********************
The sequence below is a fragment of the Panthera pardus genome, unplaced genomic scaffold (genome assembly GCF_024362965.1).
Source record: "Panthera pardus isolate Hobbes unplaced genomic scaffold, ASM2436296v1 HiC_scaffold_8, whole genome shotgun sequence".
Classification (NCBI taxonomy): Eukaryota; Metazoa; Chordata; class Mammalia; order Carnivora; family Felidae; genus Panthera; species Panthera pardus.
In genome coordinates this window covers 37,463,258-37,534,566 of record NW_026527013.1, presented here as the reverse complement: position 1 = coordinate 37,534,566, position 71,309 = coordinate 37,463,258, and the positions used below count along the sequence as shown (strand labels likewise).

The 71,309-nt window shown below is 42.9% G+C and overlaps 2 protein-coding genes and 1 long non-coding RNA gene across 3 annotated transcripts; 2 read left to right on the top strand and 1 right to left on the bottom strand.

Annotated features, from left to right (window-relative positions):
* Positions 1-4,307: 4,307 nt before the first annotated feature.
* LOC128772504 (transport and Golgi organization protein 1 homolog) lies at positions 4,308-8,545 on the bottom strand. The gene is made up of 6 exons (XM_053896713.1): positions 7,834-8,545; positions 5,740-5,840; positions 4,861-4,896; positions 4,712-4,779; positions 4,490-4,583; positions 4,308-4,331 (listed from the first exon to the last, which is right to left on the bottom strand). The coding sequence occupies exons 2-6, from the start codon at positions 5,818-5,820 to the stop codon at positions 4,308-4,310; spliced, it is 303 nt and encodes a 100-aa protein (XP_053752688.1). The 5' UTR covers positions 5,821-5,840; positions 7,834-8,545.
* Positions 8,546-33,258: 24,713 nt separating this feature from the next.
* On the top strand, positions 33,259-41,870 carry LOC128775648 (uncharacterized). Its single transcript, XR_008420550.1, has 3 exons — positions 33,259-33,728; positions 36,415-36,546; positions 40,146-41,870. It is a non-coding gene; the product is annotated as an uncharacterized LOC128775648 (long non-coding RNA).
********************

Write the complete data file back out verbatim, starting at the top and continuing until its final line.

The sequence below is a fragment of the Panthera pardus genome, unplaced genomic scaffold (genome assembly GCF_024362965.1).
Source record: "Panthera pardus isolate Hobbes unplaced genomic scaffold, ASM2436296v1 HiC_scaffold_8, whole genome shotgun sequence".
Classification (NCBI taxonomy): Eukaryota; Metazoa; Chordata; class Mammalia; order Carnivora; family Felidae; genus Panthera; species Panthera pardus.
In genome coordinates this window covers 37,463,258-37,534,566 of record NW_026527013.1, presented here as the reverse complement: position 1 = coordinate 37,534,566, position 71,309 = coordinate 37,463,258, and the positions used below count along the sequence as shown (strand labels likewise).

The 71,309-nt window shown below is 42.9% G+C and overlaps 2 protein-coding genes and 1 long non-coding RNA gene across 3 annotated transcripts; 2 read left to right on the top strand and 1 right to left on the bottom strand.

Annotated features, from left to right (window-relative positions):
* Positions 1-4,307: 4,307 nt before the first annotated feature.
* LOC128772504 (transport and Golgi organization protein 1 homolog) lies at positions 4,308-8,545 on the bottom strand. The gene is made up of 6 exons (XM_053896713.1): positions 7,834-8,545; positions 5,740-5,840; positions 4,861-4,896; positions 4,712-4,779; positions 4,490-4,583; positions 4,308-4,331 (listed from the first exon to the last, which is right to left on the bottom strand). The coding sequence occupies exons 2-6, from the start codon at positions 5,818-5,820 to the stop codon at positions 4,308-4,310; spliced, it is 303 nt and encodes a 100-aa protein (XP_053752688.1). The 5' UTR covers positions 5,821-5,840; positions 7,834-8,545.
* Positions 8,546-33,258: 24,713 nt separating this feature from the next.
* On the top strand, positions 33,259-41,870 carry LOC128775648 (uncharacterized). Its single transcript, XR_008420550.1, has 3 exons — positions 33,259-33,728; positions 36,415-36,546; positions 40,146-41,870. It is a non-coding gene; the product is annotated as an uncharacterized LOC128775648 (long non-coding RNA).